In the Social Platform Wars, Utility Will Win Over Complexity

I tweeted some time ago that I felt Twitter would win out over Facebook in the “social platform wars”, as I dubbed them. As Twitter slowly began to chew it’s own arm off with recent changes to it’s API’s, I walked back from that statement. I still do feel there is a major shift happening in this space, and Facebook, among other large social networks, are beginning to falter.

For the past couple of years, we have seen niche social platforms spring up and become the hot new thing seemingly overnight. The successes these niche social platforms have seen – like Pinterest quickly becoming the third most visited social site or Instagram breaking 100 million users – is telling of how consumer behavior in social media is quickly changing.

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First Impressions of ThinkUp Social Media Analytics Dashboard

I just finished installing ThinkUp, the open source social media analytics application, on my server. Because it is built on PHP and MySQL, it was pretty easy to setup in a standard Apache hosting environment, no server configuration was needed.  It was as simple to get installed as most open source CMS’s – you create you database, SSH (or FTP) into your server, upload the files to your root directory, then run the installer to connect your database to the application. It takes care of the rest of the installation for you to get the basic app functioning.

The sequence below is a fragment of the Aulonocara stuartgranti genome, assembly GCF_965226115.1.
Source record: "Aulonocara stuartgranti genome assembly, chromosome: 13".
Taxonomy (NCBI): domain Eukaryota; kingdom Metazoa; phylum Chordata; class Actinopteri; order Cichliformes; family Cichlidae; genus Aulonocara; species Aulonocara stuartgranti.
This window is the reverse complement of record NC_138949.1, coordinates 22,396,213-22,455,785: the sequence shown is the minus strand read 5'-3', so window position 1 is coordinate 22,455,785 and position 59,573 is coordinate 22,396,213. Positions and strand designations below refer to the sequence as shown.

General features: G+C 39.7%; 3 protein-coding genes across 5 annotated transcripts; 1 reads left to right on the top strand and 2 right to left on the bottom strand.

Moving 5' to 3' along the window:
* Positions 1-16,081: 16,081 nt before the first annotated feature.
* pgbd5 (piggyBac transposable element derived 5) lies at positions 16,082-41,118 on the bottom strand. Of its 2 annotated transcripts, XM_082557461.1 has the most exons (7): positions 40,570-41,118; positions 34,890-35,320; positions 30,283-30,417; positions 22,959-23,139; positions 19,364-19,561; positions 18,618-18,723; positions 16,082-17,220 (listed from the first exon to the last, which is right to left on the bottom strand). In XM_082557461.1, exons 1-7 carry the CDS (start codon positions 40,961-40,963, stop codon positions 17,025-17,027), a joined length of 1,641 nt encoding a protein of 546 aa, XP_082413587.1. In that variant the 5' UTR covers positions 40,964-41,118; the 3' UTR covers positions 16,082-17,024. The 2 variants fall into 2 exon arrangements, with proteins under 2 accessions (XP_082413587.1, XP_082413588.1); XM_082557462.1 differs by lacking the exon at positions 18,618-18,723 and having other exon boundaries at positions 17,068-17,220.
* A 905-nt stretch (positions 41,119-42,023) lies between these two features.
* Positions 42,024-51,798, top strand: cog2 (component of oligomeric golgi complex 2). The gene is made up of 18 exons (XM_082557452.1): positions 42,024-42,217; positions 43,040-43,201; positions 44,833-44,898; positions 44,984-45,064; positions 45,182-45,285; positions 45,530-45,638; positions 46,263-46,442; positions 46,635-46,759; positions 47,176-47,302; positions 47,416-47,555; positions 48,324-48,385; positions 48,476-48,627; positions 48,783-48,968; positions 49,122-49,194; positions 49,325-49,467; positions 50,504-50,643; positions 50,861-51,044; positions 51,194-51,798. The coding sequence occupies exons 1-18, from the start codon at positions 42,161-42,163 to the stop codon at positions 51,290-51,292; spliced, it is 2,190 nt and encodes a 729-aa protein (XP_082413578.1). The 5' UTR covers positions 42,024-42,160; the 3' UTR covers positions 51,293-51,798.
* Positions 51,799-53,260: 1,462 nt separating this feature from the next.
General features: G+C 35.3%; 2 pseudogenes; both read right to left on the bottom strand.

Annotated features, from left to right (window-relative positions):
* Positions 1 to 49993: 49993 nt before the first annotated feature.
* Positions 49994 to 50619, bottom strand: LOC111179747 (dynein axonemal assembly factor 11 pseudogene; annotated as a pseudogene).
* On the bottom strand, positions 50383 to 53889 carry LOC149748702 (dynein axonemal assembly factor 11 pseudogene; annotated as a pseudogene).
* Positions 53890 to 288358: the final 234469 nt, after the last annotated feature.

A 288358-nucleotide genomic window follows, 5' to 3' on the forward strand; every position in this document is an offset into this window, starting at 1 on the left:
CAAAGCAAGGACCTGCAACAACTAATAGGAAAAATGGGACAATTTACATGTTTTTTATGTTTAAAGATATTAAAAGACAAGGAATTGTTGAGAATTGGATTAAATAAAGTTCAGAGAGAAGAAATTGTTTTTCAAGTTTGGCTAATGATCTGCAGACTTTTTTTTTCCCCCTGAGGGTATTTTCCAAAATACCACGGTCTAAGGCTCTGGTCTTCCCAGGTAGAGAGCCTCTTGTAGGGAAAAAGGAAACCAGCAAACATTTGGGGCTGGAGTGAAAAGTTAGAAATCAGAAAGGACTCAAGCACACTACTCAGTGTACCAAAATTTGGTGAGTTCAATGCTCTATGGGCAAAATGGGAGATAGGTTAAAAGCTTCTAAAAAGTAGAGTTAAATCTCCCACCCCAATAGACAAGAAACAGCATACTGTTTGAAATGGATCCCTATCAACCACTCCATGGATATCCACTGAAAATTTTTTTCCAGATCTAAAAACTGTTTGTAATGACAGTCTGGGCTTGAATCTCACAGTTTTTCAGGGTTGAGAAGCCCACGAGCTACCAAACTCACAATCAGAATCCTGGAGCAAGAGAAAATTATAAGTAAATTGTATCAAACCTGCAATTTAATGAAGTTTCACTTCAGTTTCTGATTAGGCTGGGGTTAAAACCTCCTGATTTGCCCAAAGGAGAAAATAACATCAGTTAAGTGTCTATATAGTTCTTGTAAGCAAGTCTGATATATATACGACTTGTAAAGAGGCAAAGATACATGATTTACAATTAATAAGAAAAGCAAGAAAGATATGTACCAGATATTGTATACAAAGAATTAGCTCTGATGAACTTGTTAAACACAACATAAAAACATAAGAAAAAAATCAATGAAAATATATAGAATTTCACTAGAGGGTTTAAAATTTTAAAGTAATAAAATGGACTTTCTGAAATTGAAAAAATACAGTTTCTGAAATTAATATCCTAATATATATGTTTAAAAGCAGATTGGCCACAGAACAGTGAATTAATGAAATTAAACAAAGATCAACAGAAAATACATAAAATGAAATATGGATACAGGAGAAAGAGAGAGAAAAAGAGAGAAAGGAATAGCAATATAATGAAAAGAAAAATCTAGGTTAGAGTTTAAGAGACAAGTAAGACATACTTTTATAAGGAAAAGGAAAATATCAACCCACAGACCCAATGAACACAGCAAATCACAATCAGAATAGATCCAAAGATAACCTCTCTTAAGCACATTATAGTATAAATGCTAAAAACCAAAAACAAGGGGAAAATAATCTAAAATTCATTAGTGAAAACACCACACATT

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Taking a More Focused Approach to Drupal 8 Development

I never did a real write up on my thoughts coming out of DrupalCon London, so I wanted to share this (long) post I wrote for Drupal.org. It sums up my thoughts about the current direction of Drupal 8 and makes some recommendations based on my own thinking around the issue and some great conversations that were had at the conference.

Last night, as I read through the conversation that is happening on the “Make core maintainable” issue (http://drupal.org/node/1255674), I couldn’t help but feel that while this conversation is important, it may be the wrong conversation to be having at this time. I am glad this conversation has continued coming out of DrupalCon London, but I feel like we haven’t answered the fundamental question of “what is Drupal?”, which may help steer the conversation in a direction that will help us select the features that really need to be in core. I posed the question to Dries at the conference, and was surprised when he stated Drupal is “a product, a framework, and a community.” I mean this as no critique of Dries’ vision of the platform, but I felt like that answer was really vague and needs further definition given the maturity of the project, and, looking at the open source CMS landscape, the competitive disadvantage we are in due to our lack of positioning.

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